The journey of a thousand postcards begins with a single entry on Postcrossing. Or something like that. I’m joined by two prolific Postcrossers for this show — Sue Boggs and Jennifer Gilman. They’re both with the San Diego Postcrossing FB Group — and send thousands of postcards. You can find Sue on Postcrossing as @suegathman; and Jen is on Postcrossing as @jenniferkg.
Our story starts with a headstrong young girl and her collection of found objects. That’s the story of Ariel in The Little Mermaid — and it’s also the story of how Betsy Kirichenko started with her fascination with mermaids and how that led to her collection of mermaid postcards.
When you connect with people through postcards, you never know where that will lead. I didn’t know it would lead to me learning new slang terms from New Zealand at three o’clock in the morning. But that’s what happened with my guest, Samantha Cook, who is also known by her IG handle Princess in a Teapot. We also talked about postcards and Postcrossing and the price of sending mail. And fudge.
Did you know trick-or-treating wasn’t popularized until the late 1950s? Or that Halloween was a day of romance in the early 1900s? Or that cabbages featured prominently on Halloween postcards in the early 20th Century? That’s what this episode is about — a brief history of Halloween postcards.
I’m joined again by postcard enthusiast and sticker aficionado, Jim Lynch.
Long-time listeners of the show will recognize Jim from episode 60, where we talked about his extensive foray into the postcard world. In this episode, we expand on that topic…here’s a list of what you’’ll here us discuss in this eclectic episode:
It’s not every day that we get to hear Navajo being spoken and I’m honored to have been joined by Navajo Nation writer and postcard creator Sylvanus Paul. We talk about how Sylvanus got started with with writing letters and postcards; why he named his Instagram account Letterdoggy; how he writes meaningful messages on his postcards; and how his stand up comedy influences the jokes he sometimes writes on postcards.
October 1, 2020 is World Postcard Day. I asked Postcrossers to leave voice messages about what they’ll be doing to celebrate. And 20 people answered the call from around the world — from New Zealand, India, Philippines, Greece, Ireland, England, Canada and the United States. This is what they said.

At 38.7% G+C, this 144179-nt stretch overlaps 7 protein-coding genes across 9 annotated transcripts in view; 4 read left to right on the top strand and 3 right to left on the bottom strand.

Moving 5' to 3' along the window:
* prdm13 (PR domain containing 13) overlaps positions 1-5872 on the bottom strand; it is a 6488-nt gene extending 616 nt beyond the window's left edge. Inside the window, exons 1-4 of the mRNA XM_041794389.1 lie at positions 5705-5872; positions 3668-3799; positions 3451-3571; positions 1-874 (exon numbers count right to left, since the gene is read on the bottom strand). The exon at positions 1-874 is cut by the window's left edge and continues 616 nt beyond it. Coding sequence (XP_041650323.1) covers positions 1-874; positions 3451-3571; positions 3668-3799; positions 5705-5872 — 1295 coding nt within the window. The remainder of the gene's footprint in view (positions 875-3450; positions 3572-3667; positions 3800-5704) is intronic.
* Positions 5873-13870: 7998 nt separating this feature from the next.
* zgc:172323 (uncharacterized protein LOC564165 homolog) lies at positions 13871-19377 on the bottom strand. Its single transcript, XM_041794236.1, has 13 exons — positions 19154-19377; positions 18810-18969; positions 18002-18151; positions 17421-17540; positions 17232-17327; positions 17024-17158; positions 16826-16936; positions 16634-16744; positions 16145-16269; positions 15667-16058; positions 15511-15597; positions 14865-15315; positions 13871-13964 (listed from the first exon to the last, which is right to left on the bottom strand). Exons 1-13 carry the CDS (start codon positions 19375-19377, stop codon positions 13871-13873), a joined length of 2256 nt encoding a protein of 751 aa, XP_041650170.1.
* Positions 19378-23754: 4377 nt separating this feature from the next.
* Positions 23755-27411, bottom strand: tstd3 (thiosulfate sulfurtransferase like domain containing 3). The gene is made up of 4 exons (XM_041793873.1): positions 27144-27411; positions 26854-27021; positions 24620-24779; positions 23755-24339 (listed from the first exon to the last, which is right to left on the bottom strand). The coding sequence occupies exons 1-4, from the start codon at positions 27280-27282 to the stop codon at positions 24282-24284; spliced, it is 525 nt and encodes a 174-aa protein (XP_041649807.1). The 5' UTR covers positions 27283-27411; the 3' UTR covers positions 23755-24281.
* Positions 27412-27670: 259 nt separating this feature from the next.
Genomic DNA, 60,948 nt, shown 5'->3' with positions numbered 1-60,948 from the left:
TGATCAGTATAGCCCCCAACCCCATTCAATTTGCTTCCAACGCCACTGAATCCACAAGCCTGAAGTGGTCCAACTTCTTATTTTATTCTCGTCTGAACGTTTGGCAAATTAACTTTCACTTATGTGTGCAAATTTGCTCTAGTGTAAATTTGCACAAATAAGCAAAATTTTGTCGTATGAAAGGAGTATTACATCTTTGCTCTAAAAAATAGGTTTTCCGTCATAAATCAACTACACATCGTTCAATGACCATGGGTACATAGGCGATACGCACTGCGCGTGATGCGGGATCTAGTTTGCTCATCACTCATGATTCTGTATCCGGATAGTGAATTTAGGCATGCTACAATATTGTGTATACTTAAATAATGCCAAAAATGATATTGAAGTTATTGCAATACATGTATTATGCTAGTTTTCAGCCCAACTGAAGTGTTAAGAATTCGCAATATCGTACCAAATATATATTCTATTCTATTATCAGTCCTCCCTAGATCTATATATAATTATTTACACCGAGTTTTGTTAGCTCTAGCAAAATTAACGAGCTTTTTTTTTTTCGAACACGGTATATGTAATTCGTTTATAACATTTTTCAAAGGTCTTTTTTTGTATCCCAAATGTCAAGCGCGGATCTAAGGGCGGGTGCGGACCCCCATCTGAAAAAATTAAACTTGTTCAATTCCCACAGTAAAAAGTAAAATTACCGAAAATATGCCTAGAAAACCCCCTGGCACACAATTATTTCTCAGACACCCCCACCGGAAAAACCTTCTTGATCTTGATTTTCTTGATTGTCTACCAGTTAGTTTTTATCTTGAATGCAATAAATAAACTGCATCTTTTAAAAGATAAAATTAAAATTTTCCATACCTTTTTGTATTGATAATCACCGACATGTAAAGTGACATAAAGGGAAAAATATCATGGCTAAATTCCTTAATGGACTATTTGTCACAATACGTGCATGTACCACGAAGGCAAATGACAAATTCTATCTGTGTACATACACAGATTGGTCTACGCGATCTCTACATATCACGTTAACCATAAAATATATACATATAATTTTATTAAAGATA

Special thanks to Ana from Postcrossing for adding what they’re doing at HQ on such a special day. #postcardrevolution2020
Postcards connect people. And this show is, once again, about another connection. I connected with Orla Hegarty over the past couple of years because of this show and because of postcards. Orla is a dedicated postcard creator and writer, a mathematician, a traveler, and a postmaster for Canada Post in her town of St. Vincent’s, Newfoundland.
In this episode, Orla and I talk about postcards. And mushrooms (the edible kind, silly); Burning Man (where I suppose there are other kinds of mushrooms, too); The Salt Path; Punxsutawney Phil and Wiarton Willie; Newfoundland boil ups; Newfie tacos (I really gotta have one now that Orla told me about them); Feminism; stamps; Postcrossing, and the special cancellation Orla does from her post office.
Thats’s the thing about postcard connections. It’s a lot more than a piece of paper with a nice design and a note on the back. What I like about the connections is that I am on a journey of continuous learning — about people and cultures and faraway places. That’s what this episode delivers — it’s another opportunity to learn about the world from someone who communicates with great storytelling. Plus, name me another show where you can learn about Newfie tacos and Burning Man postcards in the same show. This might be the only one.
As with most conversations, there is just a jumping off point. Let’s start this episode of The Postcardist Podcast chatting about…
And that, my friends, is another episode of the show. Thanks so much to Orla Hegarty for the stories and for all the ideas we were able to cover…just because postcards connect people, and we end up finding out we have lots to share and lots to learn from each other.
If you haven’t sent away for a special cancellation from St. Vincent’s, Newfoundland, I would do that. Here’s an example:
And as you’ve heard me say, if you want to be on the show — or know someone you think I should talk to — please send me a note at firstname.lastname@example.org or direct message me on Instagram.
Coming up soon, I’ll be chatting with Mary Martin about her new book, A Guide Book of Collectible Postcards, that just published yesterday. And I have Sylvanus Paul of LetterDoggy coming up…you won’t wanna miss that show; you’ll hear something I’m gonna guess you’ve never heard before. And I have several more shows in development.
Speaking of development, you heard this episode number…89…which means I’m 11 shows away from the magic number of 100. I’m putting together a retrospective for that episode…but I’d love to hear from you about what you’d like to hear. And I’m wondering if you’d be willing to do a little snippet of a recording for me. I’d love to create an audio collage that answers this question: How have postcards created connections for you? If you’re interested in recording a one-minute snippet for me, you can call this number and leave me a voicemail…it’s +1 (215) 501-7826.
Okay…thanks for taking time out of your day to listen to the show. I know you’ll keep writing postcards….and I’ll look forwarding to seeing you back here new week with a new episode of The Postcardist Podcast.